I was on Scott Michlin’s radio show for my monthly visit in July. You can listen to our conversation here.
The topic was a recent study that discussed an ancient baby boom among the Pueblo people of the Southwest. Tim Kohler and his associates recently published a paper that summarized several hundred years of demographic (population) changes in the northern Southwest.
I’ve been interested in ancient Pueblo population since I completed my master’s thesis in the late 1980s, which examined fifteenth- through seventeenth-century Eastern Pueblos in the area surrounding Santa Fe. I’ve also been interested in population at a much earlier point in time, during the long Basketmaker era. My colleague and friend Peter Kakos completed some interesting research a few years ago that bears directly on the ancient population boom. I asked Peter to share his work in this blog post.
My research into high glycemic index (high sugar carbohydrates) foods led me to observe that body fat may have been a more important factor in determining actual fertility than I had previously thought. Now, I believe that storage of body fat appears to be the single most critical factor for understanding population growth itself. In fact, a 30-year Harvard study by Rose Frisch conducted on thousands of women seems to confirm that a critical fat-store to body-mass ratio must be reached even before first menarche occurs in adolescent females. Furthermore, it is now apparent from these studies that a woman must maintain body fat or critical fat stores to ensure continued menses and thus fertility.
During most of what we know as the Archaic time period, foods available to hunter-gatherers may have fallen well below the G.I. value for pinto beans. Why? Because most of those foods were fibrous, and are considered diluted sources of carbohydrates, and thus have low corresponding glycemic index values. So low, in fact, that body fat may have been hard to maintain (unless excessive amounts of calories were consumed, an assumption not really justified) because there were no effective sources of high-glycemic foods available. This contrasts sharply with cultivated foods such as corn, beans, and squash (the three sisters). The Basketmaker food package included higher glycemic foods compared to the lower glycemic foods available for most hunter-gatherer populations.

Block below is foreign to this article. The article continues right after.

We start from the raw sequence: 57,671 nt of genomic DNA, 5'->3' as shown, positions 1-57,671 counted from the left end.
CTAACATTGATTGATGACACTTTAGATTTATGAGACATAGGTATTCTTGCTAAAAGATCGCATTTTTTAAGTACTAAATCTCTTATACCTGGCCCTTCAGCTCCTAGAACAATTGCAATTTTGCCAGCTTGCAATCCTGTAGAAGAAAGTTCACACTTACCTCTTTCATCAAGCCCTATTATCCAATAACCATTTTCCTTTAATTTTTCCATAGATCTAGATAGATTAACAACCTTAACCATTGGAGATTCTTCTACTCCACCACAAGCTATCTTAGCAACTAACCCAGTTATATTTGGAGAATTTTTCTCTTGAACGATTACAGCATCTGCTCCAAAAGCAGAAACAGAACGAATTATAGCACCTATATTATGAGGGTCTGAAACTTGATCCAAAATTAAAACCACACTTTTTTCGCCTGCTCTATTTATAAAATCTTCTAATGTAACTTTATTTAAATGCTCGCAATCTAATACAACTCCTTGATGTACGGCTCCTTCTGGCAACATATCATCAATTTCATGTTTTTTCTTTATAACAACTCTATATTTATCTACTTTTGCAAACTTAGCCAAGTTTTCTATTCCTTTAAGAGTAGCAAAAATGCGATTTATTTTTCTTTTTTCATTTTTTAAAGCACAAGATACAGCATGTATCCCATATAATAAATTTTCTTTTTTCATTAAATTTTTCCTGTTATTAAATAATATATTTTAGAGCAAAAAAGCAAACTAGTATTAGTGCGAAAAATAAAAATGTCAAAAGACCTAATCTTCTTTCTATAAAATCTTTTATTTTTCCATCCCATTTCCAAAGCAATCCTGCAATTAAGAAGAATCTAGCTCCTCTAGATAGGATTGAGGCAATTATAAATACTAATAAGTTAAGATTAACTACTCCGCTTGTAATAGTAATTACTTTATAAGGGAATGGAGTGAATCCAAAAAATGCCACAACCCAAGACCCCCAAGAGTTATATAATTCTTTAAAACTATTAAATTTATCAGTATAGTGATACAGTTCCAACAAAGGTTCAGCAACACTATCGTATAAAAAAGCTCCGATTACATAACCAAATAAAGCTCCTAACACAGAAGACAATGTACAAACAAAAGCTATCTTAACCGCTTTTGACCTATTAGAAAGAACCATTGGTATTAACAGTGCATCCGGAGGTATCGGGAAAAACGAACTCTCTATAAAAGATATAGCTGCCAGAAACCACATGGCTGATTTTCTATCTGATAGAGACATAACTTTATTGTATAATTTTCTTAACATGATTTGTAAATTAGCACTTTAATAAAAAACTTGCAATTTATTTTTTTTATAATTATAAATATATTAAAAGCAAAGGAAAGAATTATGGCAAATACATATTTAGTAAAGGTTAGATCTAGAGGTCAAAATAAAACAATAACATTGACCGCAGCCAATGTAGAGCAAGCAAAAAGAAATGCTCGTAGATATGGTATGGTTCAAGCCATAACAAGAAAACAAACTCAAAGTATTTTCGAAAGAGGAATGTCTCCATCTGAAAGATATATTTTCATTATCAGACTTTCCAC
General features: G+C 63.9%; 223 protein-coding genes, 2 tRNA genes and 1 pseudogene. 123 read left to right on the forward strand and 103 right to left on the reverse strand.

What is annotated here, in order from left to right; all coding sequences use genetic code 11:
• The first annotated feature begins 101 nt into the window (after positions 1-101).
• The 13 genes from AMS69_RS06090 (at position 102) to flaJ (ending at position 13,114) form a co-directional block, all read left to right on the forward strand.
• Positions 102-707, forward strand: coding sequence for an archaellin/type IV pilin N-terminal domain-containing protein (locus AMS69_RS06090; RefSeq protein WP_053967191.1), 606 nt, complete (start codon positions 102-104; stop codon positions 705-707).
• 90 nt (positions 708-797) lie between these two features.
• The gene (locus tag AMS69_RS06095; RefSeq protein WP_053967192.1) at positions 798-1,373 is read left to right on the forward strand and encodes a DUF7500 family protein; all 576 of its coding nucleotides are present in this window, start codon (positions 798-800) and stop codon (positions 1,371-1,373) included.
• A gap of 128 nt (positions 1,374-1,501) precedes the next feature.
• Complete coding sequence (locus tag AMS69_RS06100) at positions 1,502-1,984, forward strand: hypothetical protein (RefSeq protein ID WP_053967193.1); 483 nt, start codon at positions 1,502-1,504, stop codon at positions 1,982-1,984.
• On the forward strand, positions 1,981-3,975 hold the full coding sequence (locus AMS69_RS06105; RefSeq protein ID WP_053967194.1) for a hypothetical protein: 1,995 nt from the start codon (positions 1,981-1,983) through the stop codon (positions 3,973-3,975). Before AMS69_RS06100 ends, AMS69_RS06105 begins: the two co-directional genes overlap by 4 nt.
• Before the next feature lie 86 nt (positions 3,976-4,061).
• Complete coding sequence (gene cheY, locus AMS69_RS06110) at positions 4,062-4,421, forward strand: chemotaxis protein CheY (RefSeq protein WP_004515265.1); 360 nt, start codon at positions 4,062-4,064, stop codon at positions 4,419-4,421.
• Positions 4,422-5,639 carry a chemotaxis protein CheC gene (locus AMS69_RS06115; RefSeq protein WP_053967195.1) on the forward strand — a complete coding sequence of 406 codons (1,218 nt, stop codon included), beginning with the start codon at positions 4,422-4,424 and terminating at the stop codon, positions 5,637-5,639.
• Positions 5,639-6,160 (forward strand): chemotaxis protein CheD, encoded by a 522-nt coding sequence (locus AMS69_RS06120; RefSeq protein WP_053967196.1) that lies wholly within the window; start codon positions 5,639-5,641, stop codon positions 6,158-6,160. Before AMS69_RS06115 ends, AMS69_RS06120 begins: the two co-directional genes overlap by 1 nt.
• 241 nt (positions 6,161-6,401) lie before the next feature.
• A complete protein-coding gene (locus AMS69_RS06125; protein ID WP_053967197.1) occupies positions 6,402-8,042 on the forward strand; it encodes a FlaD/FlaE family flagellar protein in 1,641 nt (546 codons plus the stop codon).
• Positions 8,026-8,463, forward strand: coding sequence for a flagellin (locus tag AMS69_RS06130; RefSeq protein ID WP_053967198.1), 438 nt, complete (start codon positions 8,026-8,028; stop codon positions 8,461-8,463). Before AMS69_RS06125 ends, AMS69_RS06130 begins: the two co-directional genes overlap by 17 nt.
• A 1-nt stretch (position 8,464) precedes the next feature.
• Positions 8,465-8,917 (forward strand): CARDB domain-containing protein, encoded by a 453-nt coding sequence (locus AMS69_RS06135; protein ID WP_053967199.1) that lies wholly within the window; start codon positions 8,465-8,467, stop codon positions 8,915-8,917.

What we call Formative cultures, such as the ancient Pueblo people, were involved with incipient agriculture and exhibited a population growth rate of about 0.1 percent. This is about 100 times that given for most hunter-gatherers around the world. Why population growth should have changed so drastically in so short a time has been the subject of much long and labored debate (which I will not repeat here—you’re welcome).
It is proposed that the cultivation and consumption of high glycemic index foods is a causative factor in the rapid climb in population rates. It has been suggested that high-glycemic carbohydrates stimulate the production of the hormone insulin, which in turn signals the body to store fat and keeps the body from using its own stores of fat. This is a crucial point in understanding potential fertility patterns, and ultimately population growth, in the past and present. If reproductive spans lengthened as a result of a decrease in the age at menarche, shortening of adolescent sterility, and lowering in the age at nubility, then the overall growth rate would be proportionately much greater.